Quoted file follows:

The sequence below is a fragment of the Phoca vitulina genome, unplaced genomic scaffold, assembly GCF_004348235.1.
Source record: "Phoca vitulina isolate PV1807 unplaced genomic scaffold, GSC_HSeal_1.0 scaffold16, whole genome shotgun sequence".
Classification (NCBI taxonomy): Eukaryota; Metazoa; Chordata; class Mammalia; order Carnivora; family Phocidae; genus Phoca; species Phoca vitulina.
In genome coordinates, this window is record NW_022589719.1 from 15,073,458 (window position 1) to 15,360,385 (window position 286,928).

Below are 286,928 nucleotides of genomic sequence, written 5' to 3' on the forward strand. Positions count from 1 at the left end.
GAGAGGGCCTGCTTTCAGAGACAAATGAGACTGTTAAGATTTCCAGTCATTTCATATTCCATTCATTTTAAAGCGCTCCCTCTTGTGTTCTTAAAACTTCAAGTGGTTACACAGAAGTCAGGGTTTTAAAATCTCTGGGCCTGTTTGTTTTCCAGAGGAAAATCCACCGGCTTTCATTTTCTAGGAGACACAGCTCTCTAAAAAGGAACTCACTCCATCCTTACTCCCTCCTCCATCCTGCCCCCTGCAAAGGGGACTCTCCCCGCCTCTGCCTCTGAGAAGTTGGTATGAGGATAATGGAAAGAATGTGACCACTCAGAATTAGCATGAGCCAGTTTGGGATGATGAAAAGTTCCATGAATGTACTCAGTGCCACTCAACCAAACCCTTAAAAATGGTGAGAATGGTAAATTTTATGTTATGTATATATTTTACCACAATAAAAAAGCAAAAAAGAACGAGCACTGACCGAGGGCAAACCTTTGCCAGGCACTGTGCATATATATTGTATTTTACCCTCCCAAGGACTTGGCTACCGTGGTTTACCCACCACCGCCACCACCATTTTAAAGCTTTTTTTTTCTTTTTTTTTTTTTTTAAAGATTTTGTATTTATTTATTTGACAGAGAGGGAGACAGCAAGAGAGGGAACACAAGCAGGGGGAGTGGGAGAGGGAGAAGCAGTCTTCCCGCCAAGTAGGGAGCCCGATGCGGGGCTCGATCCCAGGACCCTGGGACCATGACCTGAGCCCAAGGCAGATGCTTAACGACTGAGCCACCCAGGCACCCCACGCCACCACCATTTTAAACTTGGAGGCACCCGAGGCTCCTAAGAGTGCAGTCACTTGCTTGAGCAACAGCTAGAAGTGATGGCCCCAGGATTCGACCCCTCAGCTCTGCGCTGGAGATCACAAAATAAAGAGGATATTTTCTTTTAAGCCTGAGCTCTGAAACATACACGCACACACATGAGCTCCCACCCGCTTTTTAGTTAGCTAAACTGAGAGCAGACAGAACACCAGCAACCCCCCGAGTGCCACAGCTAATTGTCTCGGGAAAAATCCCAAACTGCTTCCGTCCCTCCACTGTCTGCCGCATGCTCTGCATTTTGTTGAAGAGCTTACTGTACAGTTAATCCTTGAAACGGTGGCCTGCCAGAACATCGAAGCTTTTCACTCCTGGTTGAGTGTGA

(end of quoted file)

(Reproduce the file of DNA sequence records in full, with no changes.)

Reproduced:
The sequence below is a fragment of the Phoca vitulina genome, unplaced genomic scaffold, assembly GCF_004348235.1.
Source record: "Phoca vitulina isolate PV1807 unplaced genomic scaffold, GSC_HSeal_1.0 scaffold16, whole genome shotgun sequence".
Classification (NCBI taxonomy): Eukaryota; Metazoa; Chordata; class Mammalia; order Carnivora; family Phocidae; genus Phoca; species Phoca vitulina.
In genome coordinates, this window is record NW_022589719.1 from 15,073,458 (window position 1) to 15,360,385 (window position 286,928).

Below are 286,928 nucleotides of genomic sequence, written 5' to 3' on the forward strand. Positions count from 1 at the left end.
GAGAGGGCCTGCTTTCAGAGACAAATGAGACTGTTAAGATTTCCAGTCATTTCATATTCCATTCATTTTAAAGCGCTCCCTCTTGTGTTCTTAAAACTTCAAGTGGTTACACAGAAGTCAGGGTTTTAAAATCTCTGGGCCTGTTTGTTTTCCAGAGGAAAATCCACCGGCTTTCATTTTCTAGGAGACACAGCTCTCTAAAAAGGAACTCACTCCATCCTTACTCCCTCCTCCATCCTGCCCCCTGCAAAGGGGACTCTCCCCGCCTCTGCCTCTGAGAAGTTGGTATGAGGATAATGGAAAGAATGTGACCACTCAGAATTAGCATGAGCCAGTTTGGGATGATGAAAAGTTCCATGAATGTACTCAGTGCCACTCAACCAAACCCTTAAAAATGGTGAGAATGGTAAATTTTATGTTATGTATATATTTTACCACAATAAAAAAGCAAAAAAGAACGAGCACTGACCGAGGGCAAACCTTTGCCAGGCACTGTGCATATATATTGTATTTTACCCTCCCAAGGACTTGGCTACCGTGGTTTACCCACCACCGCCACCACCATTTTAAAGCTTTTTTTTTCTTTTTTTTTTTTTTTAAAGATTTTGTATTTATTTATTTGACAGAGAGGGAGACAGCAAGAGAGGGAACACAAGCAGGGGGAGTGGGAGAGGGAGAAGCAGTCTTCCCGCCAAGTAGGGAGCCCGATGCGGGGCTCGATCCCAGGACCCTGGGACCATGACCTGAGCCCAAGGCAGATGCTTAACGACTGAGCCACCCAGGCACCCCACGCCACCACCATTTTAAACTTGGAGGCACCCGAGGCTCCTAAGAGTGCAGTCACTTGCTTGAGCAACAGCTAGAAGTGATGGCCCCAGGATTCGACCCCTCAGCTCTGCGCTGGAGATCACAAAATAAAGAGGATATTTTCTTTTAAGCCTGAGCTCTGAAACATACACGCACACACATGAGCTCCCACCCGCTTTTTAGTTAGCTAAACTGAGAGCAGACAGAACACCAGCAACCCCCCGAGTGCCACAGCTAATTGTCTCGGGAAAAATCCCAAACTGCTTCCGTCCCTCCACTGTCTGCCGCATGCTCTGCATTTTGTTGAAGAGCTTACTGTACAGTTAATCCTTGAAACGGTGGCCTGCCAGAACATCGAAGCTTTTCACTCCTGGTTGAGTGTGA